A study was conducted by the Order Department of the Louisiana State University Library to measure the performance of five domestic book dealers during the 1975-76 fiscal year. The data were obtained through a detailed analysis of 400 purchase orders from each of the five dealers. The results showed that certain dealers do give greater discounts and have shorter turn-around times than others, but these services must be weighed against problems encountered. These results have been used by Order Department personnel in determining which book dealer to use in a given situation.
The recent policy of the Library of Congress to adopt split files and its increasing use of duplicate entries represent a relaxation of the principle of uniform heading that has been a major principle in Library of Congress Subject Headings since the beginning of the dictionary catalog. Split files entail the use of a new heading for an existing subject while maintaining a separate file for entries already cataloged under the old heading without recataloging. In order to understand the ramification and implications of this recent development, a discussion of the origin, rationale, and application of the principle of uniform heading seems to be appropriate.
Subject analysis for black literature resources is a neglected area in research. This initial investigation of Library of Congress subject headings assigned to black literature resources is concerned with determining the adequacy of subject analysis of these materials in terms of specificity of headings. The extent to which these subject headings are coextensive with the subject treated in the works is a determining factor in the ease or difficulty experienced in subject catalog searches and is thus examined. The question of adequacy is explored. The study concludes with a description of prescriptive measures necessary for the resolution of the problem identified.
An analysis of the punctuation of the subject headings presented in the eighth edition of Library of Congress Subject Headings reveals that the punctuation marks most often used are the comma, parentheses, and hyphen. Examples of their various uses are presented and discussed.
Based on the assertion that the point of view of subject headings should be descriptive rather than prescriptive, a logical rationale for split files for subject headings is presented. It is asserted that the use of split files will help to resolve some of the controversies relating to headings for races and other groups of persons.
The revised instructions of the Library of Congress on indirect subdivision of topical headings are analyzed from the points of view of the feasibility of the instructions, their cost-effectiveness, and their usefulness for users interested in historical and/or geographical aspects of a topic. It is asserted that the new practices will lead to subject headings that are incongruous and unpredictable for users not familiar with the decisions made by LC catalogers. It is proposed instead to use direct subdivision of topical headings for all countries or regions in keeping with previous LC practice for cities, counties, and regions in the United States.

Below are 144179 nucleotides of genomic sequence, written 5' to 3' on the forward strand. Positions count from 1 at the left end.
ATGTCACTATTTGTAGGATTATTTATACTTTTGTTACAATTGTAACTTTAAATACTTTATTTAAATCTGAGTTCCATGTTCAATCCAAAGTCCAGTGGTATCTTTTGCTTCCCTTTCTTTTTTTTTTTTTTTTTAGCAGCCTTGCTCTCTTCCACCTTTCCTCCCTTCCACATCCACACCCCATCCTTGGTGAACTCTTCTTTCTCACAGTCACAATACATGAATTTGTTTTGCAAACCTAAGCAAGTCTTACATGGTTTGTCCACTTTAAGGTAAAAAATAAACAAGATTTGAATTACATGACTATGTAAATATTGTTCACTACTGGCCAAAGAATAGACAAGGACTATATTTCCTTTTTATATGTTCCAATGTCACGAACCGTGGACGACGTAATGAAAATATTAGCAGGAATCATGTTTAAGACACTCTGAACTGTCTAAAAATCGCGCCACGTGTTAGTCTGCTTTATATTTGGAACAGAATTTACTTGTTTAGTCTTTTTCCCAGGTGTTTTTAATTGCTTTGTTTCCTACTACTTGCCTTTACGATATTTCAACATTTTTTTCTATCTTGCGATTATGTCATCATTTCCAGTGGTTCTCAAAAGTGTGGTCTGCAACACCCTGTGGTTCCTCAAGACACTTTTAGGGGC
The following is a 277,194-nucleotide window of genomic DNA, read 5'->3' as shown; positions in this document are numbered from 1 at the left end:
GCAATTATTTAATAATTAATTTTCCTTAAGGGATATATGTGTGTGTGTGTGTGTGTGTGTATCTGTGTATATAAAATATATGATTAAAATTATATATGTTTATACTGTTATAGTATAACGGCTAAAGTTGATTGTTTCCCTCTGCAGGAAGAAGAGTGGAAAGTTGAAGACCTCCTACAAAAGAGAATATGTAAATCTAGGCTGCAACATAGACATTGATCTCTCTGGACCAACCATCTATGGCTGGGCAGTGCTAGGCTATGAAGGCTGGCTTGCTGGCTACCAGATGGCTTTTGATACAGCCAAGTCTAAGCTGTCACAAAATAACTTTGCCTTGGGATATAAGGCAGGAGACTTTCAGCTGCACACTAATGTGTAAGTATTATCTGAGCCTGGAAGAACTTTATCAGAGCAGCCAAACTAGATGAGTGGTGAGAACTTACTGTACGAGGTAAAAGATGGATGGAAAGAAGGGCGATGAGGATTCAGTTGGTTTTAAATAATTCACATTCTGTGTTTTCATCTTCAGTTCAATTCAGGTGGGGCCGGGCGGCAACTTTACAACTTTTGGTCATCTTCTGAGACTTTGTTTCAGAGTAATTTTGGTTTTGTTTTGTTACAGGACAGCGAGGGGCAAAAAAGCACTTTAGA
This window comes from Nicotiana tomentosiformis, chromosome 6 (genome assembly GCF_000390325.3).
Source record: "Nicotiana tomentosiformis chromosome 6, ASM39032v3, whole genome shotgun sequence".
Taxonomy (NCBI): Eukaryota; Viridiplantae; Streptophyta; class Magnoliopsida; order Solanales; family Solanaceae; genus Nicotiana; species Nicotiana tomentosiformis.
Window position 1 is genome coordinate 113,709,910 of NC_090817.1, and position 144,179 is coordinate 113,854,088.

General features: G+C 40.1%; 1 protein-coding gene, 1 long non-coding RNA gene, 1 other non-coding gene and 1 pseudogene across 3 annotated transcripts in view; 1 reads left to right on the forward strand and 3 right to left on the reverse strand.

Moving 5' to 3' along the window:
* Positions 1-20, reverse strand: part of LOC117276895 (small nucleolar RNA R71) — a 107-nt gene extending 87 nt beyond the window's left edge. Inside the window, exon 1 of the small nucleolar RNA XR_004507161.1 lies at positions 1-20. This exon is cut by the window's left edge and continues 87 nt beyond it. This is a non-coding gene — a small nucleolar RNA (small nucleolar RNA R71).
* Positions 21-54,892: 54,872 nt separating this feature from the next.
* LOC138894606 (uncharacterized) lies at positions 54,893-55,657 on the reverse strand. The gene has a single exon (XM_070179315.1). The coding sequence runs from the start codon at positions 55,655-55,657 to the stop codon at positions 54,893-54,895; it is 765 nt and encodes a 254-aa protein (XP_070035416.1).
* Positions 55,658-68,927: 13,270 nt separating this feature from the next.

The publications of conferences may be handled either as serials or monographs. There are at present no definitive guidelines for their treatment. After considering the problem, the author favors treatment as monographs.
After the Inglewood (California) Public Library had converted its adult subject collection to the Library of Congress Classification, it developed an adapted LC classification for children's library materials. The new system uses a two-letter classification, followed by one or two numbers when more detail is required. The system has been in use for more than five years and has received a gratifying response from children's librarians. Materials are readily located, class numbers are easy to remember, and the adaptation prepares children for a transition to the use of adult LC.
In response to C. Sumner Spalding's plea for alternatives to the practice of Romanization, the implications of separation of catalogs by script and the sep¬aration of entries in non-Roman scripts by language are explored. Data on present book production show that no more than ten scripts produce practically all modern books, the six most productive being Roman, Cyrillic, Japanese, Chinese, Devanagari, and Arabic. Most libraries have extensive collections of books in only a few of the non-Roman scripts. The filing of non-Roman entries in separate parts of a catalog, the specific problems of smaller collections lacking language experts, and the difficulties posed try logographic scripts are also considered. It is proposed to establish separate machine-readable data bases for each script and to produce the National Union Catalog in corresponding separate "registers," possibly in microform. True universal bibliographic control can only be achieved if direct access to materials, irrespective of script, is provided in library catalogs and bibliographies.
A large part of the mission of the National Library of Medicine is to collect, index, and disseminate the world's biomedical literature. Until recently, this related only to serial and monographic material, but as new forms of information appear, responsibility for bibliographic control of these also must be assumed by the National Library of Medicine. This paper briefly describes the type of information that will be necessary before descriptive cataloging of computer-based educational materials can be attempted.